|GUARDING THE ROAD
Soldiers save lives on their way to drill
Story and photo by Army Spc. Michael Davis, 444th Mobile Public Affairs Detachment
Sgt. Alex Fontanez, left, and Pfc. Ralph Bird, both 250th Brigade Support Battalion in front of the National Guard Armory at Teaneck.
For Sgt. Alex Fontanez and Pfc. Ralph Bird, the early morning commute to the December drill began as so many before it; empty roads, groggy conversations and the soft hum of tires. It changed in a heartbeat when they saw flames shooting from a car traveling the opposite direction on the New Jersey Turnpike.
Neither said a word. Instead, Fontanez made a UTurn and Bird dialed 9-1-1.
"We got to the car and it was engulfed in flames," said Bird, a cook with Fox Company of the 250th Brigade Support Battalion, which is based at the Teaneck Armory. Fontanez is his team leader.
They approached the burning car, which had pulled off to the shoulder, and parked a safe distance away. As they exited their vehicle they could already feel the heat radiating from the growing fire and knew they had to act quickly.
"Bird is my right hand and go-to guy on my team; he knew just what to do," said Fontanez. The two soldiers acted in concert; moving swiftly to assess and control the situation. They helped the passengers safely exit the burning vehicle and placed them in their car parked far away from the scene.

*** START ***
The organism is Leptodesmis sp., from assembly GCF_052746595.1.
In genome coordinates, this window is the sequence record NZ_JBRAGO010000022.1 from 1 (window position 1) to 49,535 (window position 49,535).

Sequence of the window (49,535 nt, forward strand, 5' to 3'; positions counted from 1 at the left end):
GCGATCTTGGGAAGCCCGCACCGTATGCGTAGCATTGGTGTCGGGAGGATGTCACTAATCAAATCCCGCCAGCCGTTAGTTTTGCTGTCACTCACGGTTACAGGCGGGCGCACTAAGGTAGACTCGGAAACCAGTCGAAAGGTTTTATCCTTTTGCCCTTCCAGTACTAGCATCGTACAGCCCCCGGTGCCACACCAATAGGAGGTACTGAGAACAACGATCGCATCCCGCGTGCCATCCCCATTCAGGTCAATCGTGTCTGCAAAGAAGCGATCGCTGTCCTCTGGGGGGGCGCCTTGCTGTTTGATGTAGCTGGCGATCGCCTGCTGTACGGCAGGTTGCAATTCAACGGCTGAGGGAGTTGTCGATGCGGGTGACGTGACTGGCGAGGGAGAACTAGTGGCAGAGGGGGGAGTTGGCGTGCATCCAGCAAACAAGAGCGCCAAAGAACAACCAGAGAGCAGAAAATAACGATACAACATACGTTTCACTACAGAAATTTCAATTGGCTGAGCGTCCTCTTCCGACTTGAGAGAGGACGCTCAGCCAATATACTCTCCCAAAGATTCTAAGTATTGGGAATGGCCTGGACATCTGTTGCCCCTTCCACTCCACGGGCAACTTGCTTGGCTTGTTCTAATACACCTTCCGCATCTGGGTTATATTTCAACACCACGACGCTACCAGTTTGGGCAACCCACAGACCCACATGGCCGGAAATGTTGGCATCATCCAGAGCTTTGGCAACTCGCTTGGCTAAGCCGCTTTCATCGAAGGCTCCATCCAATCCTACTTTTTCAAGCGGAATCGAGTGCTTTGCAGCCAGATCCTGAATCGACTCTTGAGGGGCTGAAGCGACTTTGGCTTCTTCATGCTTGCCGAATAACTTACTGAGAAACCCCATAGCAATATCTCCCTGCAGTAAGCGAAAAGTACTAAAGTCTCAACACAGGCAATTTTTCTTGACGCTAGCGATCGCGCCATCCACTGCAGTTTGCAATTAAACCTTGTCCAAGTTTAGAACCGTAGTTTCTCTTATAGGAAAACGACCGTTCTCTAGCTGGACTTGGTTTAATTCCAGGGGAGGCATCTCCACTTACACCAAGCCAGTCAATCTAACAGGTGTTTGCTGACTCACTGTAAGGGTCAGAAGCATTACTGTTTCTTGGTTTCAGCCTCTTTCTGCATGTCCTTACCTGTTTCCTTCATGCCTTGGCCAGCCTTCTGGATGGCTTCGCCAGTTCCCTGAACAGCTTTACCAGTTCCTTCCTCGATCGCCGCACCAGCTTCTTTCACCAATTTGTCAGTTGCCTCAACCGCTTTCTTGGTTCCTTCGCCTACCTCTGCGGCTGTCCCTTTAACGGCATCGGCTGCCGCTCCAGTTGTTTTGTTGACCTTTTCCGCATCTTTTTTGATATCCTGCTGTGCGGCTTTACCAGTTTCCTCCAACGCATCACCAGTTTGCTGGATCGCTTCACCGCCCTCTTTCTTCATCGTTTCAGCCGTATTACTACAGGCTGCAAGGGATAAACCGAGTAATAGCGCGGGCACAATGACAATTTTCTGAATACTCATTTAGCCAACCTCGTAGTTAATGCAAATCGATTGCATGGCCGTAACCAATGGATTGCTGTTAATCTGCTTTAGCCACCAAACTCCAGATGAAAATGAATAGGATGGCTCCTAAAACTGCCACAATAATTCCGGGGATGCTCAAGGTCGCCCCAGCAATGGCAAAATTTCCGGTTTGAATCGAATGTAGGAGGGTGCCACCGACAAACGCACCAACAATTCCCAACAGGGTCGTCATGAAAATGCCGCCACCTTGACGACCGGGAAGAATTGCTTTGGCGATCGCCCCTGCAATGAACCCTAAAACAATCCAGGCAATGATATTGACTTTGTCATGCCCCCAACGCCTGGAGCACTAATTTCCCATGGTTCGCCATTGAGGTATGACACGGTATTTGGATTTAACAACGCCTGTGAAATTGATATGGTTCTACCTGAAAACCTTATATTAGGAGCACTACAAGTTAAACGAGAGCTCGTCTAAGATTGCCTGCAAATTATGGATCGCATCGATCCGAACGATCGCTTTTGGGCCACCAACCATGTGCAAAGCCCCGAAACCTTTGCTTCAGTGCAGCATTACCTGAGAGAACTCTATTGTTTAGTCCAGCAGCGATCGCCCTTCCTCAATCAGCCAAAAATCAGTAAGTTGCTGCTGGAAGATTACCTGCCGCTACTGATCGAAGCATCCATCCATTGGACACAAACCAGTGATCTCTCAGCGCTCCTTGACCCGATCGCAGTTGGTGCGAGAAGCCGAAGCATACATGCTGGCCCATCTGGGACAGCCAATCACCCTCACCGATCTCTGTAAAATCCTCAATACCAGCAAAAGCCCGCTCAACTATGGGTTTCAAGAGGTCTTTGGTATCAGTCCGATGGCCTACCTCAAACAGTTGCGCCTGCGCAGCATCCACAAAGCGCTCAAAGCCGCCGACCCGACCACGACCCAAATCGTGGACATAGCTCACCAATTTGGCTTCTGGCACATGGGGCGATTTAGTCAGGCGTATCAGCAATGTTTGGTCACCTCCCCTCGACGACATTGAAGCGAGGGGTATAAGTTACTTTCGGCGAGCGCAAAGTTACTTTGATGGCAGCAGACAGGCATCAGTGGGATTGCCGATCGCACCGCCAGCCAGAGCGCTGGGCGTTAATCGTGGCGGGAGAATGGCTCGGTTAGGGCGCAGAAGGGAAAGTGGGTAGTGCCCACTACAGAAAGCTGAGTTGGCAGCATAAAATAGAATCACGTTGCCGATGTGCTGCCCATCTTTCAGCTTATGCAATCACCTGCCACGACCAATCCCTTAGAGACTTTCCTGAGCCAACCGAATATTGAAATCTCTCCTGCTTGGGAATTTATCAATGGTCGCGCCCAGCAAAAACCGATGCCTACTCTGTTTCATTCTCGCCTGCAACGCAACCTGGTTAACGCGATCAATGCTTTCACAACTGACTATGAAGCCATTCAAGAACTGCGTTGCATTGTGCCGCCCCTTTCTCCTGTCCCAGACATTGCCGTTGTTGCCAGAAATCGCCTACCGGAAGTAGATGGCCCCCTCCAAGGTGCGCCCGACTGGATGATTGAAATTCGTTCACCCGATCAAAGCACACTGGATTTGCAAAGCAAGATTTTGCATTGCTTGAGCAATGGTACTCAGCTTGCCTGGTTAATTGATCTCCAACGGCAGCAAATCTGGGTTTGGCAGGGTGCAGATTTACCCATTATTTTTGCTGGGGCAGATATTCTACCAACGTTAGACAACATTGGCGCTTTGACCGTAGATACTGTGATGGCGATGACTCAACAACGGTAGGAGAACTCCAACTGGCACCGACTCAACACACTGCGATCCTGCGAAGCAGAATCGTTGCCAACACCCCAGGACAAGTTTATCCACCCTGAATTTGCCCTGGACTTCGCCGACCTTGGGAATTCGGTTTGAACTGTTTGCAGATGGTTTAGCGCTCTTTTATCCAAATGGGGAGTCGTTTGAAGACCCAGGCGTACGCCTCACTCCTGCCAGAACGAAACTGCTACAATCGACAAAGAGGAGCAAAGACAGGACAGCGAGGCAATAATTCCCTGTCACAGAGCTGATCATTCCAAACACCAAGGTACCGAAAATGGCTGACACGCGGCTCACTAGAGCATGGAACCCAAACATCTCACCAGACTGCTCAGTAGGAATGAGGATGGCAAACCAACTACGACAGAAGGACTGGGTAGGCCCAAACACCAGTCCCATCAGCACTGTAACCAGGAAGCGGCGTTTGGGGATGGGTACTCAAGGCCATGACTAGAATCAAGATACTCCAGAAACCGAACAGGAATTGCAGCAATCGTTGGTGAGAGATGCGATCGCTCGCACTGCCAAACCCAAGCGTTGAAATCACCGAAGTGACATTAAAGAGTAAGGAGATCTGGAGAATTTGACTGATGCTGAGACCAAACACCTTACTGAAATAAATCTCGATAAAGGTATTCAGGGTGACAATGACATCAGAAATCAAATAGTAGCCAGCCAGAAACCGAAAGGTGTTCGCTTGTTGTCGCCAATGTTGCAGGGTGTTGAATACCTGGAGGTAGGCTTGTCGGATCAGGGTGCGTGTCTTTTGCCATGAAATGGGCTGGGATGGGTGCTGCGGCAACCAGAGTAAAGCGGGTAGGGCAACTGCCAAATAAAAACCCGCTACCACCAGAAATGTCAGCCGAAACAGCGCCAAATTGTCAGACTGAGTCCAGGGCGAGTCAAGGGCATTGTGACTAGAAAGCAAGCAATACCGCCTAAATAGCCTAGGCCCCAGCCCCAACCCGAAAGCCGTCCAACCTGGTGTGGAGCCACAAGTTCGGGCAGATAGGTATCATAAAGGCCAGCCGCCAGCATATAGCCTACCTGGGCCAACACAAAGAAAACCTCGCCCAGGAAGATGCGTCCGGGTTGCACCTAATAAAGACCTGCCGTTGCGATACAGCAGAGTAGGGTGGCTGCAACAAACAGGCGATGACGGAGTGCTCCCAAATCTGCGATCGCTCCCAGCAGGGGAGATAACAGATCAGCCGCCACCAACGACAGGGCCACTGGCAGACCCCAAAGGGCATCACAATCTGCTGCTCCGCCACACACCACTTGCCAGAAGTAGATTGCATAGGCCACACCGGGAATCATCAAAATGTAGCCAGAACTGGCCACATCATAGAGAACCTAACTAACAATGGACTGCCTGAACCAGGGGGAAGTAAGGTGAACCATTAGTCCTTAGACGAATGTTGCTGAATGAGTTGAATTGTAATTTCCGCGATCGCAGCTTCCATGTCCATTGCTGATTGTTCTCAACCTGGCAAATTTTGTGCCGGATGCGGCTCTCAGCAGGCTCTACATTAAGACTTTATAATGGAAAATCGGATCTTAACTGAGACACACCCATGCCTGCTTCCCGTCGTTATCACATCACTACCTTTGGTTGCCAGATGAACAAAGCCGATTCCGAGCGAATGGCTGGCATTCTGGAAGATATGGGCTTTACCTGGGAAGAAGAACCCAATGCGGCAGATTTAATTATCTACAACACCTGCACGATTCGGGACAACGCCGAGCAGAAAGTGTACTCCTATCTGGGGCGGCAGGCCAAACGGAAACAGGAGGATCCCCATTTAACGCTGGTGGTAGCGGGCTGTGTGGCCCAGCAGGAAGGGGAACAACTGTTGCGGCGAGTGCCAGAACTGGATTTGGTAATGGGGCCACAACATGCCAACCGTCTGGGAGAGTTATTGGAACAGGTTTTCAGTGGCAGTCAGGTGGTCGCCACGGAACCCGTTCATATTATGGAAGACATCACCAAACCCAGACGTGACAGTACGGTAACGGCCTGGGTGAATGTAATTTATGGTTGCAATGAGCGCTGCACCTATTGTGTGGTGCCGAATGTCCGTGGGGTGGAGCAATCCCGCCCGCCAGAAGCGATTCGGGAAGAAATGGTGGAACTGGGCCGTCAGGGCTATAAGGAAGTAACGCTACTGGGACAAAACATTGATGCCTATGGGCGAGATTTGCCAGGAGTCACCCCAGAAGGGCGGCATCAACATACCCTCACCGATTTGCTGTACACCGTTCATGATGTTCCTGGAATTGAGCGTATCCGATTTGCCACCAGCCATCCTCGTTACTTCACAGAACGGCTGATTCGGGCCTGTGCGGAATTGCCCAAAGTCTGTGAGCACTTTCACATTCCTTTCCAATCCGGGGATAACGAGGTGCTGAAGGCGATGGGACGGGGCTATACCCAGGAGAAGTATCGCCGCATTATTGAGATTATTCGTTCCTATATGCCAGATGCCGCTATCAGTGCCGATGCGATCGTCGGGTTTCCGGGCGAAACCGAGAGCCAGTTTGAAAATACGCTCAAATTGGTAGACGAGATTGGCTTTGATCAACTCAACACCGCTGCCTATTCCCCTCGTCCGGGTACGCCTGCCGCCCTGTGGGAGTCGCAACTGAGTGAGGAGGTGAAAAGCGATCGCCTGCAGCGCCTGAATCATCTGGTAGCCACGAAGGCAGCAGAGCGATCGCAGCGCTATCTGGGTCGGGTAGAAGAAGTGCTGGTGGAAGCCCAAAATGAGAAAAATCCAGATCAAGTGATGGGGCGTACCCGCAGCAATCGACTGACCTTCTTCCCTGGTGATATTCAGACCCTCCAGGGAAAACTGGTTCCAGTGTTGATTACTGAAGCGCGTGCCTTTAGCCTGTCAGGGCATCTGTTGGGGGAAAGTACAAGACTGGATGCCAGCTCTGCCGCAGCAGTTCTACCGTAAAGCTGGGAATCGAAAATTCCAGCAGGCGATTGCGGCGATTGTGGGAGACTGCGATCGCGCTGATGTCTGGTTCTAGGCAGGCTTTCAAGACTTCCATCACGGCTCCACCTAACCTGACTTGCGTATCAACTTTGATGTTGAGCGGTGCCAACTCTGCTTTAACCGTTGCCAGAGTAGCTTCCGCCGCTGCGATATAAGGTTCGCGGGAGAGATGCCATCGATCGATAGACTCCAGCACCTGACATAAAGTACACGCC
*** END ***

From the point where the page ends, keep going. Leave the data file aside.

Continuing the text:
Suddenly, they "heard tires blow out and then the whole car went up in flames," said Fontanez. With each passing moment the burning vehicle posed an even greater threat, so they turned their attention to the safety of bystanders and traffic still traveling dangerously close to the fire.
"We had to keep everyone safe," said Bird. "We kept control of traffic passing by, cordoned off the shoulder and kept control of the scene until the police and fire trucks arrived."
The New Jersey State Police commended the two New Jersey National Guardsmen for their heroic actions and ability to control an extremely difficult situation. But, these two soldiers don't consider themselves to be heroes or even feel that they did anything extraordinary. They credited their National Guard training with giving them the ability to remain calm and do what has to be done in any situation.
"The training carries over into our lives," said Fontanez. "Everybody has a job to do, and we did ours."
|(c) 2013 NJ Department of Military and Veterans Affairs|